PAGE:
Jessee Traylor stepped to the plate and planted himself in the batter’s box. Left foot on the back line and front foot placed in a slightly open stance the Anaheim Angel shortstop made ready for the first pitch of Opening Day.
Harold Mein of the Oakland Athletics threw a 97 mph fastball that just missed the outside edge of the plate at Traylor’s knees.
“Ball one,” proclaimed the Angel Stadium public address system as the schematic of the pitch’s location was shown on the new right field screen.
Jessee turned and grinned at umpire Billy Rourke, with whom he had a history of feuding, “Well, at least you didn’t get that one wrong.”
Rourke, although feeling a bit redundant in his crouch behind A’s catcher Torin Jones, said not a word.
Mein wound up and threw another 97 mph fastball; this time, just a half-inch closer, it clipped the corner of the plate.
“Strike one,” proclaimed the Angel Stadium public address system. This time the schematic lit up with the enlargement showing the ball edging the plate at Traylor’s knees.
“What a shame, Jessee,” said Rourke, as he grinned at Traylor. “I think I might have called that one a ball.”
“Yeah, right,” responded Traylor.
Traylor swung at and missed the next waist-high fastball, clocked at 98 mph.
Mein then threw an 84 mph curve that crossed the plate six inches below Traylor’s knees and at which he swung and badly missed both in time and space.
As he walked back to the dugout grumbling not quite to himself the embarrassing schematic was shown in slo-motion, much to the delight of scattered A’s fans in the stands.
Introduced just three years previously and subject to extensive testing in the minor leagues and major league spring training, the new “chipped” baseballs were making their regular season debut this opening weekend of the 2021 season.
And, not only were the balls chipped, but so were the bats, gloves, bases and shoes. The umpires wore body-cams in addition to all of the cameras surrounding the field.
The second batter, Mark Muskie, then came to the plate and entrenched himself in the left side of the batter’s box; Mein threw another curve. Muskie dug it out in a golf shot that headed to left field and hit the wall rebounding into the fielder’s glove. In a single motion he turned and threw to the shortstop standing on second base waiting on Muskie’s attempt to stretch an easy single into a double.
The shortstop’s glove, second base and Muskie’s right hand in a headfirst slide seemed to merge in a single instant and most of the fans in the stands thought the runner was safe.
“You’re out,” cried the public address system as the schematic of the touch appeared on the screen.
The sensors in the baseball, the shortstop’s glove, second base and the runner’s left-hand glove sliding into second base detected the contact between Muskie and the shortstop’s glove less than a millisecond before Muskie touched the base.
And so went the game.
The computers adjusted for each batter’s individual strike zone–pre-programmed into the system, of course. Homerun distances were measured to the inch as well as to how far they would have gone if the wall or stands were not in the way.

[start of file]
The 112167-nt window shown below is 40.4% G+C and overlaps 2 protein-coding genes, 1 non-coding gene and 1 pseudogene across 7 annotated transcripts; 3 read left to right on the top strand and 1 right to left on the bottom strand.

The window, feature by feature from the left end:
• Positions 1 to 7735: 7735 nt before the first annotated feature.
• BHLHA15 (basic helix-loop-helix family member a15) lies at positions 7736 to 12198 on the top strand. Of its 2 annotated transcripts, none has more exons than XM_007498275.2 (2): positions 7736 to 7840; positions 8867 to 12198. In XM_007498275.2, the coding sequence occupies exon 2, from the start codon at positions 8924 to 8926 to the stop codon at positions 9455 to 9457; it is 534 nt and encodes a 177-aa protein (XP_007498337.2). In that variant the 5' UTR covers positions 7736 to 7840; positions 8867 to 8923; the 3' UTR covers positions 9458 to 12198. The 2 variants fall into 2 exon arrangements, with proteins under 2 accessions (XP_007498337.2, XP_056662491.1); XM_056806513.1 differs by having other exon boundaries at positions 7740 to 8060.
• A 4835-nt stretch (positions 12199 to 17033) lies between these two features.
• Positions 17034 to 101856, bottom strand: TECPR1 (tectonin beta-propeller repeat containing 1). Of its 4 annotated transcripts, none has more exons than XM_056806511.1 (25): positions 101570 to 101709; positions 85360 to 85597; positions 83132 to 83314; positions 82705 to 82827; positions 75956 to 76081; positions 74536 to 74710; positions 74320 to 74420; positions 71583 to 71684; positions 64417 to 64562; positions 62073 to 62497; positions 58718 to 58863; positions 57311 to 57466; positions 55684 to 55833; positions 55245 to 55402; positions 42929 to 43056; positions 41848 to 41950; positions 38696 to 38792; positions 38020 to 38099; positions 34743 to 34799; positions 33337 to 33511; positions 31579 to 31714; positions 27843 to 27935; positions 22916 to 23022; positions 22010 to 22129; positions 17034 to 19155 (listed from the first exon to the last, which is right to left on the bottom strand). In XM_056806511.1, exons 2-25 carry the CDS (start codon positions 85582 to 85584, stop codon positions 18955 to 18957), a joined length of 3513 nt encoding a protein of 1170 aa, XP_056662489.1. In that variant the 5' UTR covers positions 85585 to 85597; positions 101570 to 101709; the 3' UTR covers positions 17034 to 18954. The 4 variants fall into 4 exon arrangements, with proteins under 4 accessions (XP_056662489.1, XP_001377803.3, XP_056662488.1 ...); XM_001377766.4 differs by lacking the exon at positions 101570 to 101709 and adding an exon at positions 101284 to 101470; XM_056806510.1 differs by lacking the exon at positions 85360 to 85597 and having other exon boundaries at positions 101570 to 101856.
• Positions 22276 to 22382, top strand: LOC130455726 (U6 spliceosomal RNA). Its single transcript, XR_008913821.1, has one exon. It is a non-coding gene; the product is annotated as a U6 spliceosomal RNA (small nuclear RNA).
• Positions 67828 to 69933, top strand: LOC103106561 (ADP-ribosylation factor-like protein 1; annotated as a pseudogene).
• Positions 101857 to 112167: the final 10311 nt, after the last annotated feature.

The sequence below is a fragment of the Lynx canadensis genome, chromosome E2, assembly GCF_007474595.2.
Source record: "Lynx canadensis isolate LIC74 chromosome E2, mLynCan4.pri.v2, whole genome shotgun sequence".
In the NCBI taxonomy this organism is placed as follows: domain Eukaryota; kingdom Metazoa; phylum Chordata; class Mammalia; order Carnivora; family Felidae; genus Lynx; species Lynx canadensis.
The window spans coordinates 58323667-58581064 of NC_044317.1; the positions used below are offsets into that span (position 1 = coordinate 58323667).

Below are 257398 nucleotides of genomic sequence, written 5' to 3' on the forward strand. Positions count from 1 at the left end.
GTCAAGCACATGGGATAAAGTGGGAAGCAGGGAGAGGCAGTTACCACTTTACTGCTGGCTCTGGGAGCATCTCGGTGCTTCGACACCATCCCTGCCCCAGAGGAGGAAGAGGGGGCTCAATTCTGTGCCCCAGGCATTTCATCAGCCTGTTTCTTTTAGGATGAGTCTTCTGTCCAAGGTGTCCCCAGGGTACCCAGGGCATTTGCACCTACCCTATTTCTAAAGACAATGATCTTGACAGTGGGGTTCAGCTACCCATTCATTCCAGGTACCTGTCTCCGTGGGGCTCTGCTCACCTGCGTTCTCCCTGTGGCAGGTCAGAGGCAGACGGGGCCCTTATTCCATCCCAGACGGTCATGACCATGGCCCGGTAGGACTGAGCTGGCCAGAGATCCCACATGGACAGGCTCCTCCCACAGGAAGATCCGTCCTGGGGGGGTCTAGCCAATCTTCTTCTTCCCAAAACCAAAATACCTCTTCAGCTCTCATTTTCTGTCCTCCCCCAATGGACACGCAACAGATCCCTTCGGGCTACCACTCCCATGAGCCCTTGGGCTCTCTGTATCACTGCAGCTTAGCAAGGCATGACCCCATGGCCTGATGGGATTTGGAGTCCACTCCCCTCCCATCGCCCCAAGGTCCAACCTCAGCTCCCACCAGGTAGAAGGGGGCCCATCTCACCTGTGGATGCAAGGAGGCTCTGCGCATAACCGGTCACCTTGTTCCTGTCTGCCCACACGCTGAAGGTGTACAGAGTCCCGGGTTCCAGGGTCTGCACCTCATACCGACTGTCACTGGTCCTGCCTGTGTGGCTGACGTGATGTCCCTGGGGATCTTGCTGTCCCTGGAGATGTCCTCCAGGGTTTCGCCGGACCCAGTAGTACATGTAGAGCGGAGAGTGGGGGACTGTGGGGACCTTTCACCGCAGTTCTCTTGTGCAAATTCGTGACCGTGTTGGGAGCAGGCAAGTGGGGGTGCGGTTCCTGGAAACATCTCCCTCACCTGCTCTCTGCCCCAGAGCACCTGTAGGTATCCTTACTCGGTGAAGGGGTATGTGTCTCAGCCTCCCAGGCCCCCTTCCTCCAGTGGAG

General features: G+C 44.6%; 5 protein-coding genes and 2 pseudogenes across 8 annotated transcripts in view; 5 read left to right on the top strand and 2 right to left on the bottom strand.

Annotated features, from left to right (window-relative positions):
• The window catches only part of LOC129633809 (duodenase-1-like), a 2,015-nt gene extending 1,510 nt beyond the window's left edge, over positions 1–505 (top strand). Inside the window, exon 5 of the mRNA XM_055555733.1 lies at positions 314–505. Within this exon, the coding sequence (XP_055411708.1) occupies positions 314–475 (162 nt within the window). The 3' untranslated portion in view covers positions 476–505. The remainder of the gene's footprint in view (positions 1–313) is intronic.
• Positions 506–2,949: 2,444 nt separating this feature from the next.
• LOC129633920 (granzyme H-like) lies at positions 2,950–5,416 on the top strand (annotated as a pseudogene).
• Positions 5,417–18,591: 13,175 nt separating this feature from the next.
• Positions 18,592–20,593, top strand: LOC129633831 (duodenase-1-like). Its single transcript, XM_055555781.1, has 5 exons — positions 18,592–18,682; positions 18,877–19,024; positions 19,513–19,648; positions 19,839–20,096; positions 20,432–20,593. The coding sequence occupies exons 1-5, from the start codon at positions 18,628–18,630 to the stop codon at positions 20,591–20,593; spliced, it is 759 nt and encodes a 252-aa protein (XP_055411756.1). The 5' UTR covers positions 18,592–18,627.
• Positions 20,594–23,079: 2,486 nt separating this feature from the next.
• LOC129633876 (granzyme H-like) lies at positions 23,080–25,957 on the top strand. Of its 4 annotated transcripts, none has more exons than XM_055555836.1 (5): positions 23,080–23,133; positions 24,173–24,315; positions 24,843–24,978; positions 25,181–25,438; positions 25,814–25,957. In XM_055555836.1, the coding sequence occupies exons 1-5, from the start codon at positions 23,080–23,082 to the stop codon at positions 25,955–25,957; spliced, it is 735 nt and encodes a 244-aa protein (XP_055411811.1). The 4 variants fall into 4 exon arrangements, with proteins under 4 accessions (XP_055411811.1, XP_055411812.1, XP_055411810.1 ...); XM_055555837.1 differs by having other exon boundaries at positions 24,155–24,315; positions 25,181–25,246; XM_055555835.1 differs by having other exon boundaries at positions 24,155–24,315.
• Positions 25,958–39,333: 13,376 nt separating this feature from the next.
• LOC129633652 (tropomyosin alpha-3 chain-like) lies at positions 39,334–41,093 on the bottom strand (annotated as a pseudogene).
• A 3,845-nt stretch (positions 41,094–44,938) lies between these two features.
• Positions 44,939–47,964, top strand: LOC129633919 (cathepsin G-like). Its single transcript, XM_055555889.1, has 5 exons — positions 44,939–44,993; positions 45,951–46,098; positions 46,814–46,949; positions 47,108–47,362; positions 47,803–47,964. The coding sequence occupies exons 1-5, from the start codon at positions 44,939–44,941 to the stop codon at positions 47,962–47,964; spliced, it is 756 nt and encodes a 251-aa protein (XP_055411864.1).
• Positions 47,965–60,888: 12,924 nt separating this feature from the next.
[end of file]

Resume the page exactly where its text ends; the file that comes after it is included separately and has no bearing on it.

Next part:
Pitch speed was measured both as the ball left the pitcher’s hand as well as when it crossed the plate.
Bat speed and the ball’s velocity as it left the bat were posted alongside pitch speed after every swing and hit ball.
The speed of the hitters and runners on the base paths was measured as was the length and velocity of the throws made by the fielders. All became grist for the baseball stat machine.
The closest thing to an argument was a foul ball detected on a second strike in the fourth inning but was not noticed by the batter, the catcher nor by the umpire–but it was noticed by the sensors in the ball and the bat. And posted as such on the board. As Shakespeare might have said, “little ado about less than nothing.”
Play-by-play announcers and color commentators who couldn’t tell an interesting baseball story to save their lives now had a multitude of additional crutches in the form of these new stats to blather about to their poor listeners and, hence, “justify” their existence and jobs.
Younger fans and fantasy leaguers had more reasons to immerse themselves in their portable electronic devices and ignore the game itself. (Including one “fan” whose iPhone X was smashed by a foul ball–the only injury of the day.)
Older fans enjoyed the game, which ended in the tenth inning on a Muskie two-run homer and traveled 512 feet-4.37 inches into the parking lot. Some of them lamented the lost humanity of the redundant umpires, but a Vegas sports book opened a betting pool on when major league baseball would opt to eliminate umpires from the field.
Billy Pillgrim, whose company made the chips and sensors used in the bats, balls, bases and clothing of the players, just smiled and relished the future.